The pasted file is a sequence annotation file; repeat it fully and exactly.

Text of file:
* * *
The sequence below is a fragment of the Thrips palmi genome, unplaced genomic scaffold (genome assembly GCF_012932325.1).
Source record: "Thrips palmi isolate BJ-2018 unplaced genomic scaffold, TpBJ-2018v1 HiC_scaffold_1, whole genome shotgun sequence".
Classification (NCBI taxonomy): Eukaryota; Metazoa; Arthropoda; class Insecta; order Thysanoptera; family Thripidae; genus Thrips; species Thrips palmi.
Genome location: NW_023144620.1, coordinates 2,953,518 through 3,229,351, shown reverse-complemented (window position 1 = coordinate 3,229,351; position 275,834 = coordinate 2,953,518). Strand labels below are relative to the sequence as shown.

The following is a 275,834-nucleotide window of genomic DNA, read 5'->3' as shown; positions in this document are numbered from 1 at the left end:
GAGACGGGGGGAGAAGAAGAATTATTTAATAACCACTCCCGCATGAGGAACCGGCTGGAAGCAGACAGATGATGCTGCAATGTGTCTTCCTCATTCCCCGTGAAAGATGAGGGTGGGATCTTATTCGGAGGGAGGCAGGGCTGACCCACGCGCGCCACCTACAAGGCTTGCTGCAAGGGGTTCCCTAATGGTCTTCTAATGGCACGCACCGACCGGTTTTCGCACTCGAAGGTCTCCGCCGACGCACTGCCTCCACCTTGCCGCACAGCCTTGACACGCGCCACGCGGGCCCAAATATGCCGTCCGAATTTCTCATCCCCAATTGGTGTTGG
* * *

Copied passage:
The sequence below is a fragment of the Thrips palmi genome, unplaced genomic scaffold (genome assembly GCF_012932325.1).
Source record: "Thrips palmi isolate BJ-2018 unplaced genomic scaffold, TpBJ-2018v1 HiC_scaffold_1, whole genome shotgun sequence".
Classification (NCBI taxonomy): Eukaryota; Metazoa; Arthropoda; class Insecta; order Thysanoptera; family Thripidae; genus Thrips; species Thrips palmi.
Genome location: NW_023144620.1, coordinates 2,953,518 through 3,229,351, shown reverse-complemented (window position 1 = coordinate 3,229,351; position 275,834 = coordinate 2,953,518). Strand labels below are relative to the sequence as shown.

The following is a 275,834-nucleotide window of genomic DNA, read 5'->3' as shown; positions in this document are numbered from 1 at the left end:
GAGACGGGGGGAGAAGAAGAATTATTTAATAACCACTCCCGCATGAGGAACCGGCTGGAAGCAGACAGATGATGCTGCAATGTGTCTTCCTCATTCCCCGTGAAAGATGAGGGTGGGATCTTATTCGGAGGGAGGCAGGGCTGACCCACGCGCGCCACCTACAAGGCTTGCTGCAAGGGGTTCCCTAATGGTCTTCTAATGGCACGCACCGACCGGTTTTCGCACTCGAAGGTCTCCGCCGACGCACTGCCTCCACCTTGCCGCACAGCCTTGACACGCGCCACGCGGGCCCAAATATGCCGTCCGAATTTCTCATCCCCAATTGGTGTTGG